Vitamin D influences the body's neurocognitive and cardiovascular systems, and insufficient vitamin D has been associated with several psychiatric disorders, such as autism, dementia and depression.
Schizophrenia patients also tend to have low levels of the vitamin, and a lack of vitamin D in utero has been found to predict later risk of the condition.
As such, researchers in South Korea and Australia conducted a study to determine the link between vitamin D and metabolic syndrome in patients with psychotic disorders.
Clear link, unclear mechanisms
They recruited 302 community-dwelling patients with psychotic disorders and recorded their clinical and sociodemographic characteristics, including blood pressure, physical activity, and dietary habits.
They then assessed their vitamin D status, lipid profile, fasting plasma glucose, glycated haemoglobin, liver function, and renal function.
The researchers subsequently noted that of the 302 study subjects, 236 (78.1%) had insufficient levels of vitamin D, and 97 (32.1%) had metabolic syndrome.
In addition, vitamin D insufficiency showed a significant association with metabolic syndrome and hypertension, as well as marked increases in triglyceride and alanine transaminase levels.
These findings remained the same even after adjustment for dietary habit and physical activity scores.
However, the researchers also wrote that though there was a clear association between vitamin D insufficiency and metabolic syndrome and especially high blood pressure, "the nature, direction and implications of this association are unclear".
Further intervention needed
The limitations of the study included its cross-sectional design, which meant the causal relationship between vitamin D and metabolic syndrome could not be investigated.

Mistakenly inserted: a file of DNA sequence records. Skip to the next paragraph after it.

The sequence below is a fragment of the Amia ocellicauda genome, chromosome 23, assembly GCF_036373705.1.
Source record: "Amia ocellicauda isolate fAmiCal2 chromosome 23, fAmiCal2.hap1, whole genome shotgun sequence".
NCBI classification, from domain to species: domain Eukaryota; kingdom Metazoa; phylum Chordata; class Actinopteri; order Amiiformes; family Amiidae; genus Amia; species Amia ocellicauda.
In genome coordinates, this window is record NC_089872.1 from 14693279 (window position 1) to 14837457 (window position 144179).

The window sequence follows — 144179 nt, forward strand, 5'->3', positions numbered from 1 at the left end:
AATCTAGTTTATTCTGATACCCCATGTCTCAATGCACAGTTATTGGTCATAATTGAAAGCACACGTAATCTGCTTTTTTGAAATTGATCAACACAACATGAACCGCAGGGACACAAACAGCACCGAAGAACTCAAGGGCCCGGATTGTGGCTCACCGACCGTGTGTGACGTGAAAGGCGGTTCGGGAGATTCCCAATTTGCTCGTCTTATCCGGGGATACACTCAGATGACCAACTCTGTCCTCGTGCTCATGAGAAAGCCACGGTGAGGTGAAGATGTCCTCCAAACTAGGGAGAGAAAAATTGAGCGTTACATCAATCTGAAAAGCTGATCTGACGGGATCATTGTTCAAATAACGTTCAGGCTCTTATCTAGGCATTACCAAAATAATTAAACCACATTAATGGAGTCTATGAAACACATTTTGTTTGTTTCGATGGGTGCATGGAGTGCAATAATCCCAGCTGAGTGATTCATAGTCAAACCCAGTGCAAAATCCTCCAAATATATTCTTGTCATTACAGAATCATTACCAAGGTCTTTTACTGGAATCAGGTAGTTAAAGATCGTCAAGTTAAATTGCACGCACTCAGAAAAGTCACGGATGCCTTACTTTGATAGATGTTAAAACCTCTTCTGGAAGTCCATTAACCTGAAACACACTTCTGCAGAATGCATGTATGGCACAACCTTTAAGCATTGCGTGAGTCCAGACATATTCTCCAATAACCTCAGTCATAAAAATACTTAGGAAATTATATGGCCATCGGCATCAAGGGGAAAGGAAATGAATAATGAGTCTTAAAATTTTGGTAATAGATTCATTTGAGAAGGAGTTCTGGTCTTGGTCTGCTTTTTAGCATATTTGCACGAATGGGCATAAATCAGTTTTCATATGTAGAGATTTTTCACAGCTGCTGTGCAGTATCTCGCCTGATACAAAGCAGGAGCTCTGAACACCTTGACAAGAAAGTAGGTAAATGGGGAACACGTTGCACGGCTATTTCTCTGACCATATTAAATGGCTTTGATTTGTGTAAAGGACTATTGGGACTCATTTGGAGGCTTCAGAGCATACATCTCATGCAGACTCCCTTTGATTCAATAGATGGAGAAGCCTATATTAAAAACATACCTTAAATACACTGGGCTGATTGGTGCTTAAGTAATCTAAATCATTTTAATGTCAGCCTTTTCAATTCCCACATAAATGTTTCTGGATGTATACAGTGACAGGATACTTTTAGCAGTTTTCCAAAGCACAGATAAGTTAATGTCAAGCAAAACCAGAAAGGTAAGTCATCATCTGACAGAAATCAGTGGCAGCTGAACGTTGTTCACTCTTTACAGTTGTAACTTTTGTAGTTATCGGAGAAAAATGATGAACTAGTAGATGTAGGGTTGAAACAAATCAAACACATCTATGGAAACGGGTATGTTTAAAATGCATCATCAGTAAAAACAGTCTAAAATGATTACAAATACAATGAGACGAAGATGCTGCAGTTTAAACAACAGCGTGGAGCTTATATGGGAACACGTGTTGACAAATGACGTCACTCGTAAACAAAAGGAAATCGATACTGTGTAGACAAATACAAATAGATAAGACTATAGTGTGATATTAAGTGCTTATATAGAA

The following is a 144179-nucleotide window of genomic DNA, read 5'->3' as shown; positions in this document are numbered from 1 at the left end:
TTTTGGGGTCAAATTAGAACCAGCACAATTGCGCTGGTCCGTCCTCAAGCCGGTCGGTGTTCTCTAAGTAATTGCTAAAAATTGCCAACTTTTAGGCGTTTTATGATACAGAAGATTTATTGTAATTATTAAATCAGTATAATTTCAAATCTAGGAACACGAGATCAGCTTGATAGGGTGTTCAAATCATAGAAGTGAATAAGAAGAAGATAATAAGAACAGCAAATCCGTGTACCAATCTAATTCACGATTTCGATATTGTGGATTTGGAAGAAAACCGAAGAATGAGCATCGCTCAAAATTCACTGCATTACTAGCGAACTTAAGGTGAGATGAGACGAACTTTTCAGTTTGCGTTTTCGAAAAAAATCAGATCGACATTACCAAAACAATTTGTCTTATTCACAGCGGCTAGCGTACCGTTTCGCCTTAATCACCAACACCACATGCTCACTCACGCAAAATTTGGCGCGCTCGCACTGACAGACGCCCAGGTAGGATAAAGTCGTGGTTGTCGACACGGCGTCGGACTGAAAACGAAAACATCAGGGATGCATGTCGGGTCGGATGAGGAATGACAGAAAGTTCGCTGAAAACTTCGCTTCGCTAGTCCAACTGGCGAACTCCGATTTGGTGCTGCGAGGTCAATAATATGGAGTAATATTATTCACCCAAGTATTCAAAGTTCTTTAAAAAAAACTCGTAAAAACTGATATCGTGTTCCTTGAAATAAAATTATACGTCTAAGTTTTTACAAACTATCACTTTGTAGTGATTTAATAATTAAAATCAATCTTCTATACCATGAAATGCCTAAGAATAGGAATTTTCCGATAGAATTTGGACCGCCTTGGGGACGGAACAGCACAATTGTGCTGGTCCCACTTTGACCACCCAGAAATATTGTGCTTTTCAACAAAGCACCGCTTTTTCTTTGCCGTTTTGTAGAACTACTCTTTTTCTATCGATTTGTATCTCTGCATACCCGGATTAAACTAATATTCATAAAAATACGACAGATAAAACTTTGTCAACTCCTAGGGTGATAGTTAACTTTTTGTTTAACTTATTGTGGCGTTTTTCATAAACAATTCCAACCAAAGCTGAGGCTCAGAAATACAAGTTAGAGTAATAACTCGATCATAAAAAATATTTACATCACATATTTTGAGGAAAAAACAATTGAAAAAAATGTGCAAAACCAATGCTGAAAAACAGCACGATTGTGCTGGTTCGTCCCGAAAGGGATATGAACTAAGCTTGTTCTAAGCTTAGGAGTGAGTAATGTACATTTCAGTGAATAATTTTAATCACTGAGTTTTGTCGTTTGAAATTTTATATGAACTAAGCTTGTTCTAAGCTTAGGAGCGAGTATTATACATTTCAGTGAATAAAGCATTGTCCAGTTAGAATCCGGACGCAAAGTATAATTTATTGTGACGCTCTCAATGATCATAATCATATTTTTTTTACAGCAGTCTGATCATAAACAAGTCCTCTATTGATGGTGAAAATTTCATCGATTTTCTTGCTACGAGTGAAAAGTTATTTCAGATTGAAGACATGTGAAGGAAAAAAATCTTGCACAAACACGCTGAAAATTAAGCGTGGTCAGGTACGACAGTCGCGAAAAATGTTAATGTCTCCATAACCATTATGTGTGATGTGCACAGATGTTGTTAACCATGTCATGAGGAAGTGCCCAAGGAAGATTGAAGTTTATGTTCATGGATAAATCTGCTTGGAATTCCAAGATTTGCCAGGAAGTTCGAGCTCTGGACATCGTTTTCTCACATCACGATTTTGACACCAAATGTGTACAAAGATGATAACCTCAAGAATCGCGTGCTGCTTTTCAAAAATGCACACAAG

The researchers had also relied on self-reported data to assess depressive symptoms, dietary habits and physical activity, and did not administer a formal scale to measure psychotic symptoms, or look into the participants' consumption of vitamins and supplements.
Another confounding factor was the season during which the study was conducted, which was late fall and early winter.
During this period, vitamin D levels might have been lower than at other times of the year due to shorter daylight hours and therefore, less sun exposure, the latter of which was also not assessed.
In conclusion, the researchers wrote: "Nevertheless, this study has important clinical and research implications by showing that vitamin D insufficiency was very prevalent and associated with metabolic syndrome and hypertension in South Korean patients with psychosis.
"Further longitudinal and interventional studies are required in patients with psychosis."
Source: Psychiatry Investigation
"Association Between Vitamin D Insufficiency and Metabolic Syndrome in Patients With Psychotic Disorders"
Authors: Taeyoung Yoo, et al.